Unfortunately, the Poeta does not have a phono-stage build in, so I’ve been using a humble Project Tube Box on the side. It’s not expensive or fancy, but it sounds a lot better than any component should for $300, especially with a pair of NOS Mullard 12AX7’s in it. I keep thinking I should upgrade it, but it sounds pretty darned good, so I’ve never bothered.
The P-130: Plug and Play and Sit Tight For a Bit
The Poeta preamp is the only controller I’ve had in my system for about five years and during that time I’d largely forgotten about extended component break in periods. Yes, the sound of individual amps and speakers I’ve had in for review changes subtly over the first few hours of play but, though audible, none of them was especially dramatic.
That was not the case with the P-130. In fact break-in on this preamp yielded the most pronounced sonic flowering of any component I’ve ever listened to in my house. Straight out of the box I was a little surprised that a fairly expensive component sounded so overly dark, with far less soundstage width than I’m accustomed to, and perhaps the least vertical imaging height I’ve ever heard from any piece of equipment in my home. Firing it up the first time, the kindest thing I could say about it was that it was extraordinarily unremarkable. I immediately yearned to re-install my Poeta thinking, ‘Oh, I’ll deal with that little black box some other time.’
Then a bit of laziness took over. I’d just rewired my system to install the P-130; my wife was calling for dinner; my three-year-old was bouncing around, and I just didn’t feel like messing with it all over again. So I left it installed, and I was quickly glad I had. The P-130 proved to be well worth my lack of effort (Let’s face it: I was slacking) as over the course of a few days it began to open up; after a week it sounded great, and it continued to improve over about a month. It blossomed like a rose.
Hear Ye! Hear Ye!
The very first review I wrote for Stereotimes was of my very same Poeta line-stage, and the KR P-130 is the first preamp I’ve had in for review since then, so it seemed fitting to revisit one of the same recordings I used for that first write-up.
In that review I wrote that Tord Guftavson’s Being There (CD ECM 2007) had an enormous, deep soundstage, with essentially perfect reproduction of instrument timbres. I cited cymbals that revealed whether they were being tapped at the edge or close to the nut, and piano that, in addition to being properly large-scaled, revealed all those subtle tonal interactions that come with chords and pedal manipulations. It wasn’t as realistic as sitting in a room with Mom’s Steinway, obviously, but it really captured the essentials of the piano’s scale and subtleties.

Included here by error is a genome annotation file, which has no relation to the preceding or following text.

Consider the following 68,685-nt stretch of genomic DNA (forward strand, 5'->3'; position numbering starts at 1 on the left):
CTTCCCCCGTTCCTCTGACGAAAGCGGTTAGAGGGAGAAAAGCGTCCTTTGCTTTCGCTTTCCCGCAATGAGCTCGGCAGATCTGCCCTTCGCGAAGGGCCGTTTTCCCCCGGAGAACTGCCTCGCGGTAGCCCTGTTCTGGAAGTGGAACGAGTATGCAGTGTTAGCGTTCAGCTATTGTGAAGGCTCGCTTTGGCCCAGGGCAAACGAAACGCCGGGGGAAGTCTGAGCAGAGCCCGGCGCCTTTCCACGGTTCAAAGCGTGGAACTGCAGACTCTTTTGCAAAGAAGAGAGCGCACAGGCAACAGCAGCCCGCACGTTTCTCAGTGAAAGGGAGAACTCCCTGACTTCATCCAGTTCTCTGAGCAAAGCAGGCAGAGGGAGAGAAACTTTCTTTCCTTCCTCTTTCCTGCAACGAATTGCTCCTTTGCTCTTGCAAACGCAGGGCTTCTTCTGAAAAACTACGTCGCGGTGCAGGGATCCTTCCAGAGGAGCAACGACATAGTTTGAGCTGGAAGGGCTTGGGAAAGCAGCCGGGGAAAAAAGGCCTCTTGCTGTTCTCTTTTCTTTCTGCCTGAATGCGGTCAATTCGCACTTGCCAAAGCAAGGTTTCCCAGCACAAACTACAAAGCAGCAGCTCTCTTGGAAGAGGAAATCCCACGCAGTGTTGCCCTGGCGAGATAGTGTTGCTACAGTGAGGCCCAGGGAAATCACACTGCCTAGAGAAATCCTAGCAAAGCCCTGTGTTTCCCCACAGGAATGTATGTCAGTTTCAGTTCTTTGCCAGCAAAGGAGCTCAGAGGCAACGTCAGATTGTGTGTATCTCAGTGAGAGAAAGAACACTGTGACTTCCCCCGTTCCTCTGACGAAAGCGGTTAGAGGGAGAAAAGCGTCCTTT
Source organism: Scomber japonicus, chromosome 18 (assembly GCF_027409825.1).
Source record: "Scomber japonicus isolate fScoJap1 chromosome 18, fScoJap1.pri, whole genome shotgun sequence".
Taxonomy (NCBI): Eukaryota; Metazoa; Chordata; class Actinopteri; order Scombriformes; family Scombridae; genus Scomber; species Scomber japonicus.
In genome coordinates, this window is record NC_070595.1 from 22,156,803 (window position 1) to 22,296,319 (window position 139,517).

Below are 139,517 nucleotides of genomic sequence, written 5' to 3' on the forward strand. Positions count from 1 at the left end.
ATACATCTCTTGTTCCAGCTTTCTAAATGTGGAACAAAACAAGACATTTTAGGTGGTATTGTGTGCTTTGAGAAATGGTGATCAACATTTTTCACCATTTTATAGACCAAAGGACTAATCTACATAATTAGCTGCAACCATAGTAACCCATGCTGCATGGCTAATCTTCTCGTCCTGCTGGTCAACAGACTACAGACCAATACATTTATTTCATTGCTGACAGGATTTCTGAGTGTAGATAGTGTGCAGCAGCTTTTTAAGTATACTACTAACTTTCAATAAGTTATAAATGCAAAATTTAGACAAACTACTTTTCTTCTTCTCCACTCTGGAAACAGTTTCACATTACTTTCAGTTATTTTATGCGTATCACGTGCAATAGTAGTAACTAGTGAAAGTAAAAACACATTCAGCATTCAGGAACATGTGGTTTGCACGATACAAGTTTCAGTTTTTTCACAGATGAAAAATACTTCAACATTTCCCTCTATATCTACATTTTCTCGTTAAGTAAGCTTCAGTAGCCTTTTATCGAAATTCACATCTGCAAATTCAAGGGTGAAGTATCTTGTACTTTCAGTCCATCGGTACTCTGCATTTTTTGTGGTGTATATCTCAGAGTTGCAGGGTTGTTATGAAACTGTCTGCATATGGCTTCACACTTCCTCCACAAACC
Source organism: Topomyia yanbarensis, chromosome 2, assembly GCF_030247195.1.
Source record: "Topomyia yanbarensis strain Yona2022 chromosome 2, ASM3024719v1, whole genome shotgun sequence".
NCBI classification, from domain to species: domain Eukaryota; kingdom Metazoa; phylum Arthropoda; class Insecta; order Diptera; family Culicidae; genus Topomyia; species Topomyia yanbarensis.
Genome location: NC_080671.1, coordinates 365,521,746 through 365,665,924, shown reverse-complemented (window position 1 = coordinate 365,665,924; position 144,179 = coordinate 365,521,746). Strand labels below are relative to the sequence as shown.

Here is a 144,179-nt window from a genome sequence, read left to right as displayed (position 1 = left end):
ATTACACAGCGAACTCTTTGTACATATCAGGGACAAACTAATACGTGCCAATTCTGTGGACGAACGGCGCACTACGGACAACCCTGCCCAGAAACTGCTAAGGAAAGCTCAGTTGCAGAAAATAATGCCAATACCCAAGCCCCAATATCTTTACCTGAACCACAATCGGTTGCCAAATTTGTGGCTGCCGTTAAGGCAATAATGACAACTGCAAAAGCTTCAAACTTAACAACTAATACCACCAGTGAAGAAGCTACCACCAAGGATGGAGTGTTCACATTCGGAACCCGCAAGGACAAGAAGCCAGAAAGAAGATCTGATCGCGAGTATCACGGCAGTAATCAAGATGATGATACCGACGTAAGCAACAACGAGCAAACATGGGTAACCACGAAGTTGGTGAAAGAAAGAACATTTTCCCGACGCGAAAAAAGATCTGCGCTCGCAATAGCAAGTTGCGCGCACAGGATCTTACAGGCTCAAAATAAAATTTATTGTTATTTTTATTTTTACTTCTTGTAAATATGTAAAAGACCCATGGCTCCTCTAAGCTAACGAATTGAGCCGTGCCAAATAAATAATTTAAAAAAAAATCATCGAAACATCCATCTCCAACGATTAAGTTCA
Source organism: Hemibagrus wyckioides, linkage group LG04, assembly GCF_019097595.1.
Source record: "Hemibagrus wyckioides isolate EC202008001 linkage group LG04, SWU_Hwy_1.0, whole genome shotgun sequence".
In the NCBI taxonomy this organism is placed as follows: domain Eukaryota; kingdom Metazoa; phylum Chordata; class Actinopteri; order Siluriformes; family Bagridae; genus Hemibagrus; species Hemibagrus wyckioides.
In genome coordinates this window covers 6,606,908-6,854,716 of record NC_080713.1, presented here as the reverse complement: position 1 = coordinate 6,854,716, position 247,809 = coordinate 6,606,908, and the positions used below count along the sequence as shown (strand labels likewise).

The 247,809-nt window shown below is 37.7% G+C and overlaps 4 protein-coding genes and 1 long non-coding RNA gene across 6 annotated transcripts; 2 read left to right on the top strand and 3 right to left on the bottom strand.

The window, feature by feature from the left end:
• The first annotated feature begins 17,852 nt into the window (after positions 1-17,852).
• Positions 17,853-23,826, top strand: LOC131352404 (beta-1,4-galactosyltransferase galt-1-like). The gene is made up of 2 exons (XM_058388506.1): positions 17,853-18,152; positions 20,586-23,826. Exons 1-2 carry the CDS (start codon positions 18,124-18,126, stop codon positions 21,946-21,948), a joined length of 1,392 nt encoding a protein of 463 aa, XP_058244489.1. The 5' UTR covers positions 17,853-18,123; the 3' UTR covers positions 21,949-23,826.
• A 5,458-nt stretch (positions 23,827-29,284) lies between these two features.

With the same recording, the KR P-130 offers many of the same qualities but with a little different emphasis. It has excellent clarity and detail, on par with my Poeta, and its also the more neutral and accurate of the two; the Poeta having a more – perhaps even slightly exaggerated – euphonic presentation. For a crude comparison, you might say the P-130 is a little more Audio Research than Shindo.
The P-130’s treble is well extended with no grating artifacts unless they’re in the recording, and the bass is cleaner if maybe not quite as deep as my own equipment.
The P-130 was also quieter than my preamp, and therefore – at first blush – it seemed to have better overall detail retrieval. It also presents excellent, natural instrument timbres, but again with a little less warmth and tubey glow. With a digital source that neutrality came with a hair of comparative dryness that – in my humble opinion – said more about the inherent qualities of my CD Player than about the P-130 itself. The dryness disappeared entirely with analog sources.
On the other hand, re-installing my own preamp firmly debunked my initial impression that the P-130 had better detail retrieval. Listening carefully I concluded that what I initially thought was obfuscation by the Poeta was more likely just an artifact of its darker presentation. As the challenger, the more illuminated soundstage of the P-130 definitely awarded it a few extra points.
The P-130 brings a different perspective and fewer biases than my own preamp, but it does so with a very high level of competence and musicality. I found effectively nothing to complain about with the P-130 and any differences between it and my own preamp came down to nothing more scientific than personal preference.
In the end, I am still very much enamored with my Poeta, but I could happily live with the KR Audio P-130 as well. It’ always a good sign for any equipment when the reviewer starts considering financial ramifications as he contemplates the best way to justify yet another major purchase to an already indulgent wife. The P-130 is a very enjoyable, very musical piece of hi-fi equipment.
A Tale of Two Phono-Stages
By far my favorite feature of the P-130 was it’s integrated phono stage. I haven’t had a built-in p-stage since I sold a Musical Fidelity Nu-Vista M3 almost a decade ago. The convenience is undeniable: avoid yet another expensive component, additional cables, tube swapping, etc. Nice and easy.
But since I had my Project Tube Box phono stage handy I thought a direct back-to-back comparison with the P-130 would be interesting. There is no jazz record that’s been beaten like a dead horse more than Miles Davis’ Kind of Blue (Columbia 1959). This record has had so many ‘definitive’ reissues that ‘definitive’ might as well mean ordinary, un-noteworthy, or commonplace. Great record, but I’ve lost track of how many hundreds of times I’ve listened to it and on how many different releases.
Kind of Blue’s ubiquity is also what makes it a great record to use for reviewing hi-fi equipment. Let’s face it: there may be a few Stereo Times readers out there who haven’t heard this record, but I’d wager not many. Most of us do know the record, and more importantly, what it sounds like. That familiarity makes it good for comparing gear.